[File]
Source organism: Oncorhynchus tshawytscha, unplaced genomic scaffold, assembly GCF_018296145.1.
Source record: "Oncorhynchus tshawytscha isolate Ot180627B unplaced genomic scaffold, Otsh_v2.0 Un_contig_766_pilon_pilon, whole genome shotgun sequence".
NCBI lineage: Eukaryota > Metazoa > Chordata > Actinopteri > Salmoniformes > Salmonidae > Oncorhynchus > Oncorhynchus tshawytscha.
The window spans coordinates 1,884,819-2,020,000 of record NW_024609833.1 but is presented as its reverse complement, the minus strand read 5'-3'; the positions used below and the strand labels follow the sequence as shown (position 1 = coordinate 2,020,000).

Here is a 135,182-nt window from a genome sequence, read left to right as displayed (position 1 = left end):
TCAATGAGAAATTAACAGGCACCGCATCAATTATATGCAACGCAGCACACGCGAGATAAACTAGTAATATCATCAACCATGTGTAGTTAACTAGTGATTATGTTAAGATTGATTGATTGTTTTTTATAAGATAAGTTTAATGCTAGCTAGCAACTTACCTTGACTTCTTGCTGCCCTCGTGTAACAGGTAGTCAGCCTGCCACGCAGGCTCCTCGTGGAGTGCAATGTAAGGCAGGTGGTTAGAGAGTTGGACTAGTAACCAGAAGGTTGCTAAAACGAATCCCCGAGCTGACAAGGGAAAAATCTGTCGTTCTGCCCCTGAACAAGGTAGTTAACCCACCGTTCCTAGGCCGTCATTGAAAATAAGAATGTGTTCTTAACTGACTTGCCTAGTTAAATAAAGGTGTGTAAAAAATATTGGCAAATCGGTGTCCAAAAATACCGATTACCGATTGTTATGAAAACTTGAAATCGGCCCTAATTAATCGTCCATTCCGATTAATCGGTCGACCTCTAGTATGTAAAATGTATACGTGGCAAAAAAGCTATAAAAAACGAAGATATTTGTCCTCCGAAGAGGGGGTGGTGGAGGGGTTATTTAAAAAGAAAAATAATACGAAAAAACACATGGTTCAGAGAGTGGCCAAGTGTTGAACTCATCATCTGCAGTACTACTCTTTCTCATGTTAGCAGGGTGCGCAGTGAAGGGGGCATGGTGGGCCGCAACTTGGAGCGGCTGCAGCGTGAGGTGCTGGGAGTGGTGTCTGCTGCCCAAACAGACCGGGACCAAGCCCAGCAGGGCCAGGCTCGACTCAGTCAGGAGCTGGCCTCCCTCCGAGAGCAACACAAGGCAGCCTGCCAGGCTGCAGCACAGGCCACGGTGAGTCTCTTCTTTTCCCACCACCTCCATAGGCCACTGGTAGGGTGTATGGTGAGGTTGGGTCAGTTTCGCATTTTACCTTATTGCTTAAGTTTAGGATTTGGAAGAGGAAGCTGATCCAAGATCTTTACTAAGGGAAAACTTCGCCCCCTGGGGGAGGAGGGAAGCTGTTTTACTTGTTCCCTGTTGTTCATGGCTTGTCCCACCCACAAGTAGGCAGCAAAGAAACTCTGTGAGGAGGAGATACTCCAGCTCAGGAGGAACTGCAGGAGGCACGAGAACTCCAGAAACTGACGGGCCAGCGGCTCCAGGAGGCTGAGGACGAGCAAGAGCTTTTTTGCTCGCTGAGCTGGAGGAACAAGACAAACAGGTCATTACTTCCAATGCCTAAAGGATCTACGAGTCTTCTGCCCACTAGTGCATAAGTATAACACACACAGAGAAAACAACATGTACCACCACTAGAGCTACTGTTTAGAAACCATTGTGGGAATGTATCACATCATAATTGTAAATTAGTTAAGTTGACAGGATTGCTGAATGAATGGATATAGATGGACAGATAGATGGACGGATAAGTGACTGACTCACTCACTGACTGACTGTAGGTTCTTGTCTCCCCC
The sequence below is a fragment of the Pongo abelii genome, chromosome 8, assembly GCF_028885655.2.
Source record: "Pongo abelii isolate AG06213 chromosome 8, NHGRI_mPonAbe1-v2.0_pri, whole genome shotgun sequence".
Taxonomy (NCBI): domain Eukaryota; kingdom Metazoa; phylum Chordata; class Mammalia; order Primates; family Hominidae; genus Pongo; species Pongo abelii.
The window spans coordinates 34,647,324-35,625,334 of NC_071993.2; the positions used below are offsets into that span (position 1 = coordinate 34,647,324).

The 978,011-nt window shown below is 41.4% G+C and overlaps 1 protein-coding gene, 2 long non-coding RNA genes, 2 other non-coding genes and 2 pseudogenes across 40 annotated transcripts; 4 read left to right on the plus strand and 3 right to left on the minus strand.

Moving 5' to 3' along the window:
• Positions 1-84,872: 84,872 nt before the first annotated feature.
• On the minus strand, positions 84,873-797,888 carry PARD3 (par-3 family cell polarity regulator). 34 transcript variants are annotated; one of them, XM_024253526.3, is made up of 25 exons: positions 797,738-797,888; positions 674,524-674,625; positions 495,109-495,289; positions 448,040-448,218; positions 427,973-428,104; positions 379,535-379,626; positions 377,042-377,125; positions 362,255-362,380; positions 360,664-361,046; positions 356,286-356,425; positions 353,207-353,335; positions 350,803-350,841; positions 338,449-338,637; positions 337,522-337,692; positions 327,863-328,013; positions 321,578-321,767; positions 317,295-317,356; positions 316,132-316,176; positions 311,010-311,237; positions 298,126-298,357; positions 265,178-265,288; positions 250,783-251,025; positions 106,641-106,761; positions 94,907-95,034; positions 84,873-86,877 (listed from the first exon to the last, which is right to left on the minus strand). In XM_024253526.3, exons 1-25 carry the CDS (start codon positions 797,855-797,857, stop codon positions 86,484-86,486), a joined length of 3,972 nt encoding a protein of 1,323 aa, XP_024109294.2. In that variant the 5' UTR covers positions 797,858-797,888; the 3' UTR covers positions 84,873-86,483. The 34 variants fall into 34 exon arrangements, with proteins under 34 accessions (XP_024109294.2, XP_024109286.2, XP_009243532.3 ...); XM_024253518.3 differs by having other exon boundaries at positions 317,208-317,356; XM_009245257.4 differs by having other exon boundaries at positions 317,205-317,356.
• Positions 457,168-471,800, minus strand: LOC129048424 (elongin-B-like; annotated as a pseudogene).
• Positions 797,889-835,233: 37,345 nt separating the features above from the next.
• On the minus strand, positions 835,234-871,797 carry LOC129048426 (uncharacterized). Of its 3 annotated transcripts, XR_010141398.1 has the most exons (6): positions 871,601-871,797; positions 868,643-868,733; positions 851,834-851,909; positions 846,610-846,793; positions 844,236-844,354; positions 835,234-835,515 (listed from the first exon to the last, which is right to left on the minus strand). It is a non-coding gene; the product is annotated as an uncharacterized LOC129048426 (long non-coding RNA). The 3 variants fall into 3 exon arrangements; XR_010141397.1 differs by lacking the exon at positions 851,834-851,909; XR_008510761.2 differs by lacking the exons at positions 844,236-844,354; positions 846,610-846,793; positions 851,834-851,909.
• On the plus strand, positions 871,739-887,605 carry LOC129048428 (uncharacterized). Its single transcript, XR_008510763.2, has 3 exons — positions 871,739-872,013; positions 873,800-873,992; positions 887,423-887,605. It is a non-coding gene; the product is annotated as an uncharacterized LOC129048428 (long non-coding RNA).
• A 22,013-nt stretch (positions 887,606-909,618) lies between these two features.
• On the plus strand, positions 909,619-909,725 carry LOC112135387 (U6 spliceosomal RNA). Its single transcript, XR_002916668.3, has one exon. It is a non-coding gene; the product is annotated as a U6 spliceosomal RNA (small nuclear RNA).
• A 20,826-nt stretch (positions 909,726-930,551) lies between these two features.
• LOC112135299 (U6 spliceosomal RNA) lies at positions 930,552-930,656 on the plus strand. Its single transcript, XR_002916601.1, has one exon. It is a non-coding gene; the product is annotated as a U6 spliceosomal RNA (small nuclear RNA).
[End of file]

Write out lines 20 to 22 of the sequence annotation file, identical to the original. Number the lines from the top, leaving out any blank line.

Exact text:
• On the plus strand, positions 909,619-909,725 carry LOC112135387 (U6 spliceosomal RNA). Its single transcript, XR_002916668.3, has one exon. It is a non-coding gene; the product is annotated as a U6 spliceosomal RNA (small nuclear RNA).
• A 20,826-nt stretch (positions 909,726-930,551) lies between these two features.
• LOC112135299 (U6 spliceosomal RNA) lies at positions 930,552-930,656 on the plus strand. Its single transcript, XR_002916601.1, has one exon. It is a non-coding gene; the product is annotated as a U6 spliceosomal RNA (small nuclear RNA).